Finally, I've got a big slab of anti-kudos for ParaSoft. While buying the new memory for Shelly's machine, I noticed that my corner computer store had an old (1996) shrinkwrapped copy of CodeWizard (a command-line C++ tool that points out common errors in your objects) languishing on the shelf. Figuring that it was probably something somebody ordered and never picked up or was the result of a buyout of an IT department, I asked "how much?" The owner was surprised to see that I knew what it was, and he sold it to me for a low price. When I installed it, though, I found that I was supposed to call ParaSoft for a password. Upon calling ParaSoft, I was told that it was an old version. I told him that I was aware that it was an old version, how I got it, and that I'm just a one-man shop without much need for the latest version. The phone-rep refused to give me a password, instead offering to "upgrade" me to the latest version for the full retail price of $995.

Now, I understand that the product's an old version, and that I didn't pay full price for it. That doesn't mean, however, that I'm ripping off ParaSoft. The fact that the product was on the shelf indicates that somebody paid the licensing fee, whether it's the person who never picked it up or the department that bought it and never used it. This is a fully-licensed product. There was nothing in the package suggesting that I was breaking any kind of licensing agreement. For them to refuse me a password is, quite simply, bullshit.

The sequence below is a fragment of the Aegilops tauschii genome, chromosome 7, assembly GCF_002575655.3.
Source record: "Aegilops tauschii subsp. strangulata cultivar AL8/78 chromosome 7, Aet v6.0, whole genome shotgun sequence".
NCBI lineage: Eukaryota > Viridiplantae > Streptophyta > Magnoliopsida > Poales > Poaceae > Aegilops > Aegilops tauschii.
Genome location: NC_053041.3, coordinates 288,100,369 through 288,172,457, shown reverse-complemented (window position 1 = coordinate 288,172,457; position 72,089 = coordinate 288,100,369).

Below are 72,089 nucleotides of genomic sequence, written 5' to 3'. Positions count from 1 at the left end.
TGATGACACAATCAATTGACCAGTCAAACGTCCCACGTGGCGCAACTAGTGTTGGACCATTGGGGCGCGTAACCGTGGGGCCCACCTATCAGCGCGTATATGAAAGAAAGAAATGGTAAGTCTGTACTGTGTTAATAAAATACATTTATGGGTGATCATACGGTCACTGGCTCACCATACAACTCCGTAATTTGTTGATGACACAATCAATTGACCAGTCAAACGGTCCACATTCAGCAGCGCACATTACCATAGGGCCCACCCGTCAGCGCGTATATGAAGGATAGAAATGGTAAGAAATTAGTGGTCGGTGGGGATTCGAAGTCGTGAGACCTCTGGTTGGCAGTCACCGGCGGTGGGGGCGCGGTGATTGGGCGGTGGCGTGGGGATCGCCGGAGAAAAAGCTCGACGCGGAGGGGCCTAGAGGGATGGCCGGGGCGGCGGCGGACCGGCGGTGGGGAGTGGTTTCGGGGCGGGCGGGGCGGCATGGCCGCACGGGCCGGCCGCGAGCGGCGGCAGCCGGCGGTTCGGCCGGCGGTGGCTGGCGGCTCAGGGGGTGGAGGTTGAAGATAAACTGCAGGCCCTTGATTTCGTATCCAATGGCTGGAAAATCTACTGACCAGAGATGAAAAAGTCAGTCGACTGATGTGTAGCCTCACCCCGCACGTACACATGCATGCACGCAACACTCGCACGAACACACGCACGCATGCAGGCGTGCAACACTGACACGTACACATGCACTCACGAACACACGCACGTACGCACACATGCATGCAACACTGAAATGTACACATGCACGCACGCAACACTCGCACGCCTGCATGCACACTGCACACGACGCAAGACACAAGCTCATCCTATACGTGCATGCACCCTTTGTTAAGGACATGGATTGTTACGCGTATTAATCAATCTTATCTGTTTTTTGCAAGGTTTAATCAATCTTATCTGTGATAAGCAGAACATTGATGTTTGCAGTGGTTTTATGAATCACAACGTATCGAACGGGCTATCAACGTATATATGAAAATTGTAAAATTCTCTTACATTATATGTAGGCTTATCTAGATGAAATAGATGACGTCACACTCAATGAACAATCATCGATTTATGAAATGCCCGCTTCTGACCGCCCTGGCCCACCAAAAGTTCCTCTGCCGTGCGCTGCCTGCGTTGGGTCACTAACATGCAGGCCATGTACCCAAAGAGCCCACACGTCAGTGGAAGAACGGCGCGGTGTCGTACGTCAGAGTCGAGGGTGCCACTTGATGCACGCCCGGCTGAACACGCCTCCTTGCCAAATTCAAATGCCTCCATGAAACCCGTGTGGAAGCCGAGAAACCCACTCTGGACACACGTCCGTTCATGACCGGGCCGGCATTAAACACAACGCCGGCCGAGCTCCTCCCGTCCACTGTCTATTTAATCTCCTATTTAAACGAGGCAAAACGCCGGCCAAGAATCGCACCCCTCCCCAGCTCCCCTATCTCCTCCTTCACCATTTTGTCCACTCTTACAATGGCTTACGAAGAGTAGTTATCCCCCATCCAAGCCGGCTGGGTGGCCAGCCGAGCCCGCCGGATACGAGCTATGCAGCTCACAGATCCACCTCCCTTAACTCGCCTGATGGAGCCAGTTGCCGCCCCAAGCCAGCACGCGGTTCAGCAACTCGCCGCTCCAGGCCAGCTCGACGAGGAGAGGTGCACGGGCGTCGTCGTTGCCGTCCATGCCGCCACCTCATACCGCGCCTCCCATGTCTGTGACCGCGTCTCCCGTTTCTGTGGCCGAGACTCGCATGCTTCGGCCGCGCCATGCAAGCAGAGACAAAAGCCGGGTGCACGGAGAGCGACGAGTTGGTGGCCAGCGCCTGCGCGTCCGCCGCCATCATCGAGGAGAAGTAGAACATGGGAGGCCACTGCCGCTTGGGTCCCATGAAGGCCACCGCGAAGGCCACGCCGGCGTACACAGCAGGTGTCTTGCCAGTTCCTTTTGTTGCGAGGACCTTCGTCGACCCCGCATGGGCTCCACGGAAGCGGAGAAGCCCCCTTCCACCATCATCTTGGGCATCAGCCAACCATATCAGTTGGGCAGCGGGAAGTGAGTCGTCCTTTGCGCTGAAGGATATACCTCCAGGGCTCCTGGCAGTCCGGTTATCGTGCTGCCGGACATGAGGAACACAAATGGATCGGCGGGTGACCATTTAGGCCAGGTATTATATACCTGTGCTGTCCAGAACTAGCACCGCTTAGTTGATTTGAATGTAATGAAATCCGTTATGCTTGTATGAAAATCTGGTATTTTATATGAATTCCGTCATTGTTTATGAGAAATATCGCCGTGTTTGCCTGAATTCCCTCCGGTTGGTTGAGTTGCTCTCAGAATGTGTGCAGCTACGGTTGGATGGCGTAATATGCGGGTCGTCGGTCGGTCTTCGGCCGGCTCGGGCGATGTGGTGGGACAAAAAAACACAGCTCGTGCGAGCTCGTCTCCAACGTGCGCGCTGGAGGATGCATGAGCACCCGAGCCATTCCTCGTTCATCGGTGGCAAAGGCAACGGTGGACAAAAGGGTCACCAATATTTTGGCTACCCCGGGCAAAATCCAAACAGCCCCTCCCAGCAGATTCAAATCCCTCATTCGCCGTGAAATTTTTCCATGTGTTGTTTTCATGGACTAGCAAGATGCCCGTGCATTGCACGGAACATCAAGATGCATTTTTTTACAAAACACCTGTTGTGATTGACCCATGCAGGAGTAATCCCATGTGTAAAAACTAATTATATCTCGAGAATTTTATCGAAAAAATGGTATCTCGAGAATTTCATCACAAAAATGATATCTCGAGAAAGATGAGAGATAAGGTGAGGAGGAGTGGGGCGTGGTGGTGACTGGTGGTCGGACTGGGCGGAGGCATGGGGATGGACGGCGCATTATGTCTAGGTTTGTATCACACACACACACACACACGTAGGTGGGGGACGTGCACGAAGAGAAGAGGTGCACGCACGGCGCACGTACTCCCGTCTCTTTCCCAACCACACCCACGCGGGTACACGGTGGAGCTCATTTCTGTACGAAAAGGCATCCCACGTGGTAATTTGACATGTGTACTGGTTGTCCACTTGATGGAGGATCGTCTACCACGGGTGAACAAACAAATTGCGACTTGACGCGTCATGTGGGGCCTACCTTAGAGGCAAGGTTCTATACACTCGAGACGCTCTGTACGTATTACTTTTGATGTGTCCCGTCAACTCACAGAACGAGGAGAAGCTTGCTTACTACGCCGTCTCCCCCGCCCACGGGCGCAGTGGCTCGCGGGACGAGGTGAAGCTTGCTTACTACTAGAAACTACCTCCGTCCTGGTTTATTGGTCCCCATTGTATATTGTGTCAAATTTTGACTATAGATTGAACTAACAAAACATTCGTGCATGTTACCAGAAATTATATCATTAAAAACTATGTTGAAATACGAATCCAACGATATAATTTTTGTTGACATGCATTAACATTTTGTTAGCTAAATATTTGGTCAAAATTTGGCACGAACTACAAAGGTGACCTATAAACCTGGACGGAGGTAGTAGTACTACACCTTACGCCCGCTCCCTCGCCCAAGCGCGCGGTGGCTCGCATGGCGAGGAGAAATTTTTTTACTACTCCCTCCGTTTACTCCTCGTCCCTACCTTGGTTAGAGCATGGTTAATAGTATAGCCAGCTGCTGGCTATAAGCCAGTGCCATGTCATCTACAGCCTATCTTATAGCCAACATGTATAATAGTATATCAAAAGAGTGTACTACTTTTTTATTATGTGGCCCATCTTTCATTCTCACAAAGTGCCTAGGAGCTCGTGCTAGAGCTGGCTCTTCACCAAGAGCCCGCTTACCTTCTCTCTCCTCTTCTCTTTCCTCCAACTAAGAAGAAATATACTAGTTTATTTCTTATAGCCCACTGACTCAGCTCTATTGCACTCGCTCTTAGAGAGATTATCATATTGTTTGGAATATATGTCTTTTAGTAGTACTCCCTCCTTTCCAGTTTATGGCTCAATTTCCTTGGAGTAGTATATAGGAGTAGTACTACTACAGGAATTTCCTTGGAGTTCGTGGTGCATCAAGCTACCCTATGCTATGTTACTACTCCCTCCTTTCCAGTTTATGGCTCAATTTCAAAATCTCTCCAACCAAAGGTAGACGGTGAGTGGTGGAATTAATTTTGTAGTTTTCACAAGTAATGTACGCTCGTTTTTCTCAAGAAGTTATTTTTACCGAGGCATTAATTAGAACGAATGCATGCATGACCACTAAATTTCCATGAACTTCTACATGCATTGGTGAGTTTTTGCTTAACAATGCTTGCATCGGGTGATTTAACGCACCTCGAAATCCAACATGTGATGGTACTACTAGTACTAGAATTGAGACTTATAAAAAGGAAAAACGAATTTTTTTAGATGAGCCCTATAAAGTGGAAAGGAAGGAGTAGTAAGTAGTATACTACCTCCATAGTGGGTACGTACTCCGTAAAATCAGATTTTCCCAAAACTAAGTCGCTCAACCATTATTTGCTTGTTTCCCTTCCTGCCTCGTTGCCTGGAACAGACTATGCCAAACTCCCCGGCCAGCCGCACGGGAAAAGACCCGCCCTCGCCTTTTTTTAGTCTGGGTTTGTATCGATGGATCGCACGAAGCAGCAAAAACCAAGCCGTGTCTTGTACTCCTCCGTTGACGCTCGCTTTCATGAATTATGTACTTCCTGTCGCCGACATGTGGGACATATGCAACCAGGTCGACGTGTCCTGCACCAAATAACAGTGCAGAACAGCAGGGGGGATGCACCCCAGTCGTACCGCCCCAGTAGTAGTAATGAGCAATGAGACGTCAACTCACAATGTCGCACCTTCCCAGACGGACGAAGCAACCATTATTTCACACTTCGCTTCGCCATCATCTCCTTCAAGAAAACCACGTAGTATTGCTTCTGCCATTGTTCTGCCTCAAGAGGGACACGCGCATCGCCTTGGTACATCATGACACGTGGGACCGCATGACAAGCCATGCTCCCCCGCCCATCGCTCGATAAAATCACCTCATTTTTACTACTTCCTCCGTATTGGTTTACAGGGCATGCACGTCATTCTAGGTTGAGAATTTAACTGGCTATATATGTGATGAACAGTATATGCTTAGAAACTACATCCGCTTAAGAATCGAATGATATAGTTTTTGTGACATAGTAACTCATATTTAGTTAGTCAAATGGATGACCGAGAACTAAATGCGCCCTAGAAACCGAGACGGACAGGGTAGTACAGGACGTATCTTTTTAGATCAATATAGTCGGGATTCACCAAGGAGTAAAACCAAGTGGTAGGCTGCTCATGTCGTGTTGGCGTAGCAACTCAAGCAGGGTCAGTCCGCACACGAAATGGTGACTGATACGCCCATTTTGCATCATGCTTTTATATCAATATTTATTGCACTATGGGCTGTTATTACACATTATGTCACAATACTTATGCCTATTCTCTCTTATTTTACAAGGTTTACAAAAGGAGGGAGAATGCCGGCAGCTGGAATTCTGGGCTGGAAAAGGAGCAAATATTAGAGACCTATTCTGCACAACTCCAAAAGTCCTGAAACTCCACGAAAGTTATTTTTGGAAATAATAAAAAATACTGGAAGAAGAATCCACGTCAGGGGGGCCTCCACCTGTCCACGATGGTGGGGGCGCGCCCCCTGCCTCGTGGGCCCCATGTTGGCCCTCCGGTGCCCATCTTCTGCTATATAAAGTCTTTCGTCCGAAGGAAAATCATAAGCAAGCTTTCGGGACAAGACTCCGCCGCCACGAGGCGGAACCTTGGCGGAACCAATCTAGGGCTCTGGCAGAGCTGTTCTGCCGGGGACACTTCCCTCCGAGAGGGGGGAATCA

I don't think anything's gonna come of it, but I intend to ship this product back to ParaSoft with a detailed letter explaining where they can shove their ad-hoc licensing policies. I don't think I'm ever gonna get a password out of the deal, but hopefully they'll re-think their policies for the next potential customer.




For the uninitiated: Jerry Pournelle is a sci-fi writer and columnist for the mostly-dead Byte magazine. His columns were basically rambling stories of the new stuff he added to the various cutely-named computers in his house. Then and now, nobody knows when he has time to actually write anything on his computers, given that he seems to do nothing but upgrade them constantly.